Queen’s Speech — Debate (4th Day)

Part of the debate – in the House of Lords at 3:25 pm on 2nd June 2015.

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Photo of Baroness Williams of Trafford Baroness Williams of Trafford The Parliamentary Under-Secretary of State for Communities and Local Government 3:25 pm, 2nd June 2015

I turn, first, to the Cities and Local Government Devolution Bill, covering local government, devolution within England and housing.

In order to boost economic growth and rebalance the economy, closing the decades-old economic gap between the north and the south, the gracious Speech includes a Bill to deliver radical devolution to the great cities of England. The Bill will put in place the primary legislative framework to enable us to deliver deals devolving major powers to cities, alongside providing for a metro mayor to act as a powerful point of accountability. This will include delivering the historic deal for Greater Manchester. These deals will allow cities to take greater control of and responsibility for the key things that make a city work, be it transport, skills or housing, and boost local growth. In conjunction with existing legislation, this will also allow us to empower our towns and counties with devolution deals across the country, helping to create thousands of jobs for people and greater prosperity for the areas.

The gracious Speech also includes a Bill to support home ownership and give more people the chance to own their own home. This Bill is a key part of delivering the ambitious housing package in the Government’s manifesto. It will extend the right-to-buy levels of discount to housing association tenants, helping thousands of people and families who aspire to home ownership. To date, more than 33,000 new homeowners have been created since the right-to-buy scheme was reinvigorated in 2012, and every additional home sold is being replaced with a new affordable home for a social tenant. This has ensured that more council housing has been built since 2010 than in the previous 13 years.

The Bill will also take forward a range of measures to increase the supply of housing. It will reform the statutory planning framework to support the delivery of 200,000 starter homes, to be made available to first-time buyers under 40. The Bill will bring forward measures to require local authorities to dispose of high-value vacant council houses as they become vacant to fund new affordable homes, simplify and speed up the neighbourhood planning process, and take forward the right-to-build scheme and statutory register of brownfield land.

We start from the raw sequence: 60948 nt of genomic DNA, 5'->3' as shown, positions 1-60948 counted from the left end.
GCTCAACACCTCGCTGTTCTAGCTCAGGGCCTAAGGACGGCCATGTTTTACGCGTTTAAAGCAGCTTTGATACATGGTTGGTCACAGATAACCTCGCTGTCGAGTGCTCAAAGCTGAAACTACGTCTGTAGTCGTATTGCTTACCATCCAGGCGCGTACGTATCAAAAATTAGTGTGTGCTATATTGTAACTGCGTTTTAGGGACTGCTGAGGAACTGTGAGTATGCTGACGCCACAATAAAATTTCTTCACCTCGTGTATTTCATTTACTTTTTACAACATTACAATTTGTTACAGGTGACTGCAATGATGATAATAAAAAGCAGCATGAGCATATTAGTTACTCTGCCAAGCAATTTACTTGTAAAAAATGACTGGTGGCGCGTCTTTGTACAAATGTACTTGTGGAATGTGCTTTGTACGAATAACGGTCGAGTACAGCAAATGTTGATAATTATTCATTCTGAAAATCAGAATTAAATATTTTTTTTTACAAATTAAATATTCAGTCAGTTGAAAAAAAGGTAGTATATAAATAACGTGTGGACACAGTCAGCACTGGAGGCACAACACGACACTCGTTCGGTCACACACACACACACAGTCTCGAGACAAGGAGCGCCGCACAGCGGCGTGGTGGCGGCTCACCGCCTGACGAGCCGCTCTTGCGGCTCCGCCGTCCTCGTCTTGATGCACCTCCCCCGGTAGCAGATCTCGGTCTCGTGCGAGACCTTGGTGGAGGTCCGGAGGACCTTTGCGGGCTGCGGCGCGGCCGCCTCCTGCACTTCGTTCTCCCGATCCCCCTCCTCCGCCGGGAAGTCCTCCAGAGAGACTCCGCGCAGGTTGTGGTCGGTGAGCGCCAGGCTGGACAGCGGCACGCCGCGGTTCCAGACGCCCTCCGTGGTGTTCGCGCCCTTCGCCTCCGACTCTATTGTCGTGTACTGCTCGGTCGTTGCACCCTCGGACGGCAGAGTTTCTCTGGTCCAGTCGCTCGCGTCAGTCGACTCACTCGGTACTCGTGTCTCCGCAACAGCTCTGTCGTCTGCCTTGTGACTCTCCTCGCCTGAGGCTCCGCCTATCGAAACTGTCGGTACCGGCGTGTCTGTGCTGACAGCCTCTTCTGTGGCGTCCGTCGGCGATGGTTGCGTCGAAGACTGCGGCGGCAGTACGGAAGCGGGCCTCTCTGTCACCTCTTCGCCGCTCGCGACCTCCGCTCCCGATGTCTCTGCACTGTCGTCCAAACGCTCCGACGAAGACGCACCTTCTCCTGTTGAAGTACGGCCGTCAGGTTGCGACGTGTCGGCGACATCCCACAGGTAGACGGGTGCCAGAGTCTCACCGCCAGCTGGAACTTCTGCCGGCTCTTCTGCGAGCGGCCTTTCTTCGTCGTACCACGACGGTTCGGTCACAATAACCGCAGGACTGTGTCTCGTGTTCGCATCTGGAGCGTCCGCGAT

With almost 90% of people aspiring to own their own home—a percentage that has been steady for more than two decades—it is right that the Government take action to encourage and enable home ownership. I know that there is a range of views across this House on the merits of these ideas but we must be of one mind that home ownership should not be a distant dream for our children.

I will move on to matters of home affairs and turn to the counterextremism Bill. Our pluralistic values make Britain a great place to live. They mean that we are free to live how we choose, wear what we choose, worship according to our beliefs and take advantage of our world-class education and employment opportunities. Extremists try to undermine these values. Their poisonous views have no place in modern Britain. We will no longer tolerate those who promote hatred, intolerance and division. We will create a new partnership of every person and organisation in this country to defeat them. I am sure that the whole House will join me in deploring the fact that, in Britain today, people suffer hatred and violence because of their race, religion or sexuality; women are denied equal access to rights that most take for granted; and children are taught to despise the values that we should be proud to live by. That is why the Government are taking forward a comprehensive new counterextremism strategy to defeat all forms of extremism, violent and non-violent, Islamist and neo-Nazi. As part of our strategy, the gracious Speech contains a counterextremism Bill, which will strengthen our powers to confront extremism and protect the public.